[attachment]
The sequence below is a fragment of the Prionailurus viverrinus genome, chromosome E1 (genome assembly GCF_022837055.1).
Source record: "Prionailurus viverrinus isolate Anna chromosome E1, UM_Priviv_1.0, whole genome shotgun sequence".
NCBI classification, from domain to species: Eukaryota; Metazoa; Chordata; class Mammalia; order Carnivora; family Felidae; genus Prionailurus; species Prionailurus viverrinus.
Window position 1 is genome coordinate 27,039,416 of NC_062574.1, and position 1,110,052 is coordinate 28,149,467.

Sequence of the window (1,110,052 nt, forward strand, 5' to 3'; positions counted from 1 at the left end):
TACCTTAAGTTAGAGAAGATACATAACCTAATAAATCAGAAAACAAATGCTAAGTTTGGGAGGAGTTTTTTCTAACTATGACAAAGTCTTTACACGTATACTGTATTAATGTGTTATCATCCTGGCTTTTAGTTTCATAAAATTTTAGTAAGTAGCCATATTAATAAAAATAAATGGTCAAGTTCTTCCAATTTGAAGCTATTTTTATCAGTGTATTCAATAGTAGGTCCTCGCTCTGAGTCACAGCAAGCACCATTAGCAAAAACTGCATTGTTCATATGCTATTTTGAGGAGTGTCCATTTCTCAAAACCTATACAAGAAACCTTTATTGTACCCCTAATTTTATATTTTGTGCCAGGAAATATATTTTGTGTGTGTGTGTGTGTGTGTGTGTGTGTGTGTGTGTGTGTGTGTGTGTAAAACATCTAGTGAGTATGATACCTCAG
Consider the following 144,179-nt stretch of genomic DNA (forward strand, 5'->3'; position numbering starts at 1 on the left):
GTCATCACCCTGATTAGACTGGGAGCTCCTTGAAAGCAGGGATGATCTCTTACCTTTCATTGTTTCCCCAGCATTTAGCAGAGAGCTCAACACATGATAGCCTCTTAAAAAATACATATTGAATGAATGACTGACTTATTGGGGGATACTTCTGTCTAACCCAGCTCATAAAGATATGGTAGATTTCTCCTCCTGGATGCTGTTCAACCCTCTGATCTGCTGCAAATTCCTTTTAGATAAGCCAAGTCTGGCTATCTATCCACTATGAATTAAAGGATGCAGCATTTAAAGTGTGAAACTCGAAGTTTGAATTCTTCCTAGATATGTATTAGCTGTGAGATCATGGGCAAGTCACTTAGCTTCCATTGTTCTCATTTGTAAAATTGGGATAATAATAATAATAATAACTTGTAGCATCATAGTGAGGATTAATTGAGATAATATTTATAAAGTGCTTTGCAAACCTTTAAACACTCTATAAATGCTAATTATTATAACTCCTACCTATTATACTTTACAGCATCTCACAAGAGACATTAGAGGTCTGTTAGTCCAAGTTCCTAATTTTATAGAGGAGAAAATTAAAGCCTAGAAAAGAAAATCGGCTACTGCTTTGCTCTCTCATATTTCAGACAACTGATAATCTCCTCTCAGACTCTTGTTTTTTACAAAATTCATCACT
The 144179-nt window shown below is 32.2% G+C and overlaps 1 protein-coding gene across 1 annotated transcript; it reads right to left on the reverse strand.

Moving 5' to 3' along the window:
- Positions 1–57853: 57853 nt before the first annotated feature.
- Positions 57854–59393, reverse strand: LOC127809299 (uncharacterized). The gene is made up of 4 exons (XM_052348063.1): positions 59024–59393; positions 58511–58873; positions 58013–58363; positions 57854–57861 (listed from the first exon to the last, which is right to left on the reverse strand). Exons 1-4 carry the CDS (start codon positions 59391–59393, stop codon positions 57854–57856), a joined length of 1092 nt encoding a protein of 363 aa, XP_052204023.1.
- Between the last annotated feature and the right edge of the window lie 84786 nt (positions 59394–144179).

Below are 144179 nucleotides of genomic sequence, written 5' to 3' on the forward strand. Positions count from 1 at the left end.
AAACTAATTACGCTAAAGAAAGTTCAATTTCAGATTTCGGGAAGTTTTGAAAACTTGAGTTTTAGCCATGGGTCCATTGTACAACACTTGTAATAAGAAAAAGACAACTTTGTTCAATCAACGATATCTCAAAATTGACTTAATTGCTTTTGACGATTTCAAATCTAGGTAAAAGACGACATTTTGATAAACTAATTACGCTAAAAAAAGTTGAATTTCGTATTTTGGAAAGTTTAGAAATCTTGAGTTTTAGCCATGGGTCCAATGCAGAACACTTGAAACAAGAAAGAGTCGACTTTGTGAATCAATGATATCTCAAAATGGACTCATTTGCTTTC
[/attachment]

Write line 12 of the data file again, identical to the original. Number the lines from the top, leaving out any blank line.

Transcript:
- Positions 57854–59393, reverse strand: LOC127809299 (uncharacterized). The gene is made up of 4 exons (XM_052348063.1): positions 59024–59393; positions 58511–58873; positions 58013–58363; positions 57854–57861 (listed from the first exon to the last, which is right to left on the reverse strand). Exons 1-4 carry the CDS (start codon positions 59391–59393, stop codon positions 57854–57856), a joined length of 1092 nt encoding a protein of 363 aa, XP_052204023.1.